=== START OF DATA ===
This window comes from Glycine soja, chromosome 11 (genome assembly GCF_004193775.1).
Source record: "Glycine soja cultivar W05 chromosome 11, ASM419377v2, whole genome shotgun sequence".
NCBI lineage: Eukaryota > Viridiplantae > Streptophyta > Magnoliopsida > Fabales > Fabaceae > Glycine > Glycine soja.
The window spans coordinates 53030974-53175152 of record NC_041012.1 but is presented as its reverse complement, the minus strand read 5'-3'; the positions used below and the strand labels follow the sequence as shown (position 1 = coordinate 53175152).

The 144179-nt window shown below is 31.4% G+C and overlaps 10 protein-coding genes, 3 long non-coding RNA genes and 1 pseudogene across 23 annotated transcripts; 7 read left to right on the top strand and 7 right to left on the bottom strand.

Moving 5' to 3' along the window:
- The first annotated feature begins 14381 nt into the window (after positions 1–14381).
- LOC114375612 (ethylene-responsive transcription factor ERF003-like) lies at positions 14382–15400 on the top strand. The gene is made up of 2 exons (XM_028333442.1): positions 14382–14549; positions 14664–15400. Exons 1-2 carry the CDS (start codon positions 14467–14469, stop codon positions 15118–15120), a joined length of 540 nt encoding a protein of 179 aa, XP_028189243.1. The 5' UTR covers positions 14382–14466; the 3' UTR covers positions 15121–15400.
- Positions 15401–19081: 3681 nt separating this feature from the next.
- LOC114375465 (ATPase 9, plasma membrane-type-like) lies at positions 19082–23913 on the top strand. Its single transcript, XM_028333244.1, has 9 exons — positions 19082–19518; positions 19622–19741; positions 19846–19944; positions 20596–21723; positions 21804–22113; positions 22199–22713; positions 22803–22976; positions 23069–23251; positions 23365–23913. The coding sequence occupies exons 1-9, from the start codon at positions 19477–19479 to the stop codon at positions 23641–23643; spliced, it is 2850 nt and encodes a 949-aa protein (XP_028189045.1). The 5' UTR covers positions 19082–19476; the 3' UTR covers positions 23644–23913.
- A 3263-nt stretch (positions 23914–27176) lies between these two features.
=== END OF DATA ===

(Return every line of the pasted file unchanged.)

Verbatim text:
This window comes from Glycine soja, chromosome 11 (genome assembly GCF_004193775.1).
Source record: "Glycine soja cultivar W05 chromosome 11, ASM419377v2, whole genome shotgun sequence".
NCBI lineage: Eukaryota > Viridiplantae > Streptophyta > Magnoliopsida > Fabales > Fabaceae > Glycine > Glycine soja.
The window spans coordinates 53030974-53175152 of record NC_041012.1 but is presented as its reverse complement, the minus strand read 5'-3'; the positions used below and the strand labels follow the sequence as shown (position 1 = coordinate 53175152).

The 144179-nt window shown below is 31.4% G+C and overlaps 10 protein-coding genes, 3 long non-coding RNA genes and 1 pseudogene across 23 annotated transcripts; 7 read left to right on the top strand and 7 right to left on the bottom strand.

Moving 5' to 3' along the window:
- The first annotated feature begins 14381 nt into the window (after positions 1–14381).
- LOC114375612 (ethylene-responsive transcription factor ERF003-like) lies at positions 14382–15400 on the top strand. The gene is made up of 2 exons (XM_028333442.1): positions 14382–14549; positions 14664–15400. Exons 1-2 carry the CDS (start codon positions 14467–14469, stop codon positions 15118–15120), a joined length of 540 nt encoding a protein of 179 aa, XP_028189243.1. The 5' UTR covers positions 14382–14466; the 3' UTR covers positions 15121–15400.
- Positions 15401–19081: 3681 nt separating this feature from the next.
- LOC114375465 (ATPase 9, plasma membrane-type-like) lies at positions 19082–23913 on the top strand. Its single transcript, XM_028333244.1, has 9 exons — positions 19082–19518; positions 19622–19741; positions 19846–19944; positions 20596–21723; positions 21804–22113; positions 22199–22713; positions 22803–22976; positions 23069–23251; positions 23365–23913. The coding sequence occupies exons 1-9, from the start codon at positions 19477–19479 to the stop codon at positions 23641–23643; spliced, it is 2850 nt and encodes a 949-aa protein (XP_028189045.1). The 5' UTR covers positions 19082–19476; the 3' UTR covers positions 23644–23913.
- A 3263-nt stretch (positions 23914–27176) lies between these two features.